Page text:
Saturday, May 22, 2010

Follow Up Thoughts from Thomas

Here is an interesting graph based on CBO estimates that shows how we got into this deficit problem in the first place. By far, the biggest one is all the tax cuts, which I think were ill-advised, especially with two wars and an unfunded expansion of medicare in the form of prescription drugs. I'm not advocating raising taxes at this juncture. The economy is just starting to find its feet again, and it doesn't make a lot of sense to increase taxes during a recession. But as far as dealing with the deficit in the future, I think increased revenue is an important option to consider. As you know, I'm not part of the anti-tax crowd, nor do I think we are over-taxed. (side note: our current income tax under Obama is at a historical low, 9.2%.) Anyway, along with spending cuts (and here I would advocate cuts in subsidies to big business, like the nearly 40 billion that goes to the oil and gas industry) I think increased revenue in the future would be a good approach to the deficit issue.

If may be so bold as to use an analogy (because analogies can be slippery sometimes), it's like an average person in debt trouble whose only going to solve the problem by cutting spending without even considering the option of also earning more money, like a second job, to get out of debt. It's a like financial planner telling you the only way of your debt is to cut out that pesky third meal a day, move your family into a one room apartment, and put off that tumor removal, but by all means don't work more and make more money and if fact take a few days off. That last one is a bit facetious, but I think you get the point.

Anyway, to get back to the graph, one partial solution would be phase out the tax cuts or let them expire. That way we'll have a more manageable problem on our hands. Personally, I don't mind paying a bit more money if it means putting our economy on a sturdier foundation. In the long run, it not only benefits me, but it also benefits society at large and future generations.

1 comment:

Anonymous said...

According to some recent data and polls (see below), Americans seem to have a fundamental disconnect on how to reduce the deficit. They want to keep taxes low and at the same time they want to keep all programs fully funded. It appears they want their cake and to eat it too. This disconnect makes the government's task more difficult because law-makers must maneuver within nearly impossible political confines. If a politician wants to increase taxes, it is a political killer, but if a politician wants to cut spending, especially in Social Security, Medicare, Medicaid, or defense, it is also a political killer (once again see below). This leaves our government almost paralyzed in its abilities to make any headway in the deficit problem. With that said, I think the American people need to take some responsibility for the problem in hamstringing our elected officials with contradictory messages.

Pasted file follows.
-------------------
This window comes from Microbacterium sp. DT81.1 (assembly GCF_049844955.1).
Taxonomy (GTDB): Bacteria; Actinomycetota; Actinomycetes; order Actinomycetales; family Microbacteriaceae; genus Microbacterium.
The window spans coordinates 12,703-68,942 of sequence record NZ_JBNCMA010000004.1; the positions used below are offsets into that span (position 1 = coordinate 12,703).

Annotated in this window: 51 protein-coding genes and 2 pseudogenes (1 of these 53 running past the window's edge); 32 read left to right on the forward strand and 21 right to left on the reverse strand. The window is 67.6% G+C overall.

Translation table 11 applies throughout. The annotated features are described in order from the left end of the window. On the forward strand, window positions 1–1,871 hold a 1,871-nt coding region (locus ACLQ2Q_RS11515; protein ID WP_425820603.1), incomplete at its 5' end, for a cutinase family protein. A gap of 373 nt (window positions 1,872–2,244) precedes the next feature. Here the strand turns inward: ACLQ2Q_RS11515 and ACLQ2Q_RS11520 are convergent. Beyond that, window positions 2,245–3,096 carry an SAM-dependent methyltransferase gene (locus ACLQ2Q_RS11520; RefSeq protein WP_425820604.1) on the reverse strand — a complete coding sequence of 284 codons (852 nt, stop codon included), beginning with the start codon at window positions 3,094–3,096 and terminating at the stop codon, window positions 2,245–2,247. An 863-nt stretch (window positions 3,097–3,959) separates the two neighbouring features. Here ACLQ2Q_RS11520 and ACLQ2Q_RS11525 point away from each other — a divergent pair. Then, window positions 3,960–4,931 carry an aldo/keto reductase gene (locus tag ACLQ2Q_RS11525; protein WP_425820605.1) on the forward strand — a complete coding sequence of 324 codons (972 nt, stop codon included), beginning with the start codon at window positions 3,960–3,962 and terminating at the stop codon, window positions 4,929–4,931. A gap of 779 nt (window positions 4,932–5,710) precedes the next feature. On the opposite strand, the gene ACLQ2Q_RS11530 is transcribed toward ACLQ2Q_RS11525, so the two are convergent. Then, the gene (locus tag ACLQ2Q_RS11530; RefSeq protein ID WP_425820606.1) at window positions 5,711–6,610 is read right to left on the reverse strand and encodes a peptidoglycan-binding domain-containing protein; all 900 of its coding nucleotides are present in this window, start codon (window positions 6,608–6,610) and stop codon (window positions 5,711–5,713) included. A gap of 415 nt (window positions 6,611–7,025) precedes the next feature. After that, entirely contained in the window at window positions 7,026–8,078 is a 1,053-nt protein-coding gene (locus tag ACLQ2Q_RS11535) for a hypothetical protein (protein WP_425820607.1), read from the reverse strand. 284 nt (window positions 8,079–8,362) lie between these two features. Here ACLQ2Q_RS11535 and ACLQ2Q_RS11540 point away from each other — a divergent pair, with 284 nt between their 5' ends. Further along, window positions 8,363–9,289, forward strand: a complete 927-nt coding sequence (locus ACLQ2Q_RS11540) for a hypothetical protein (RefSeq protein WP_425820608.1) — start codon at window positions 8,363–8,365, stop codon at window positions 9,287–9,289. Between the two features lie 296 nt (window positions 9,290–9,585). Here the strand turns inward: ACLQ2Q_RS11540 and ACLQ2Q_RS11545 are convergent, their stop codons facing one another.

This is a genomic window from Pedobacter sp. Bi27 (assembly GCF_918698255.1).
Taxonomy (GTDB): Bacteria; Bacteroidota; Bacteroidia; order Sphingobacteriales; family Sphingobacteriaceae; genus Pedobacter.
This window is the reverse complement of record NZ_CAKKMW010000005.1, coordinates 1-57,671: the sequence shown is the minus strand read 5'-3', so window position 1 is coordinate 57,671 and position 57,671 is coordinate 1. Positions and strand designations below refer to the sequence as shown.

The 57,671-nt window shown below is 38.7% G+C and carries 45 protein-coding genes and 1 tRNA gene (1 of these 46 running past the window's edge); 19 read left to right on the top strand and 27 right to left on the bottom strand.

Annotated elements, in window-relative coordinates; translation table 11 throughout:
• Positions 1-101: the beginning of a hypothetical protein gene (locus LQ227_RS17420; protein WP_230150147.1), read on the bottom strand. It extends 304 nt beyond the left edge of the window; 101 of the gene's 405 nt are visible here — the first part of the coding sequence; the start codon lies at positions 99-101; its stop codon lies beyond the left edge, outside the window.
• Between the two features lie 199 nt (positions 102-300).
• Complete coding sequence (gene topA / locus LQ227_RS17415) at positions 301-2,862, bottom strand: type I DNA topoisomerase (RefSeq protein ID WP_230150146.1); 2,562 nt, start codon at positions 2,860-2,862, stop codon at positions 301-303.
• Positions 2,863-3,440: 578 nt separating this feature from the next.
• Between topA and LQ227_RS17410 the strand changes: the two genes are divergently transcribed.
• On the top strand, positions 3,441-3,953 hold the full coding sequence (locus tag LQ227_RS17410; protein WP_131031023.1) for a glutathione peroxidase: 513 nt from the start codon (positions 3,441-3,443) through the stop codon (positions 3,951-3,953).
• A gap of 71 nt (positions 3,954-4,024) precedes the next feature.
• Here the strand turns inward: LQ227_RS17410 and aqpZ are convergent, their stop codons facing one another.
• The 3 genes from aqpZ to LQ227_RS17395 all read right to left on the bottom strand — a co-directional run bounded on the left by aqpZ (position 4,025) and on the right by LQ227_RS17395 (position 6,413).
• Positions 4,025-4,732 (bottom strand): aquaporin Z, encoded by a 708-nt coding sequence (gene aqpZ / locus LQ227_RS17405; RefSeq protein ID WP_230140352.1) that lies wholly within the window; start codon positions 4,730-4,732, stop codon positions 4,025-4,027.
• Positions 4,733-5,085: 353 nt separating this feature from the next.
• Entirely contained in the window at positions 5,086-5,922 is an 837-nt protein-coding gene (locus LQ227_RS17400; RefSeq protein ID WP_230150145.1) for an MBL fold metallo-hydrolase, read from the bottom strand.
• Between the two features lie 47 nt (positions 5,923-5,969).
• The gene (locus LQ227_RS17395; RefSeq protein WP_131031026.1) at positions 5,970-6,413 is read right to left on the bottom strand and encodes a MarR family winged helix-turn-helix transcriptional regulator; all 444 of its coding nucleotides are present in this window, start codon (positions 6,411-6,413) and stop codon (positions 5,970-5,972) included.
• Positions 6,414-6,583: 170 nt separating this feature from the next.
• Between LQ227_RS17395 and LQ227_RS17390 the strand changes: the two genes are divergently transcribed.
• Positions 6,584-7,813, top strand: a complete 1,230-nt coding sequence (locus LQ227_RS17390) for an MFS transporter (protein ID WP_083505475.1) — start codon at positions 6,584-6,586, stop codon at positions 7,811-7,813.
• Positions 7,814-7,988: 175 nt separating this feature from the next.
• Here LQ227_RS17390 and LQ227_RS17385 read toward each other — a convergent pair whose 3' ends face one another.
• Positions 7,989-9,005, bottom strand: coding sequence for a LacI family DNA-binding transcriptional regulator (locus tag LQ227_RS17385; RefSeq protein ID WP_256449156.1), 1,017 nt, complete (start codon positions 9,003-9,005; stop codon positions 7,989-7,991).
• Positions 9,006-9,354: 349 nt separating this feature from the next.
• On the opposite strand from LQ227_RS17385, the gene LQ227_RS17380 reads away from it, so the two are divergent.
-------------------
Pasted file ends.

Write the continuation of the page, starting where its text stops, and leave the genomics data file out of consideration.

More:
From the Center for America Progress (

“Americans paid a lower share of their national income in taxes in 2009 than at any time since 1950. Thanks to the American Recovery and Reinvestment Act, 98 percent of working families got a tax cut this year. The rich, too, have been treated very kindly by the tax code in recent years. The top marginal tax rate on income is fully half of what it was 30 years ago, and the top rate on capital gains is at its lowest point since 1933.

“… even with taxes at historic lows, 62 percent of Americans in a recent Economist/YouGov poll said that they would prefer to deal with budget deficits by reducing spending alone rather than increasing any taxes at all.

“But, the American public’s disdain for 'government spending' only holds up in the abstract. The public is much less willing to pull out the hatchet when asked about specific parts of the federal budget. That same Economist poll gave respondents a list of budget areas and asked them which ones should be cut. Only one area garnered majority support for reductions— foreign aid. And foreign aid makes up less than 2 percent of the federal budget even using the most expansive definition. Even eliminating it completely would have little discernible impact on the federal bottom line.

“There was not even one other area aside from foreign aid where support for cuts cracked 30 percent, let alone 50, including everything from science and technology to aid to the poor. Support for cuts to two of the biggest budget items—Social Security and Medicare—didn’t even make it out of the single digits. And lest one think this one poll was an anomaly, recent polls from Quinnipiac and Democracy Corps confirm the overall message: people support the abstract idea of spending reductions, but don’t like actually cutting specific programs.”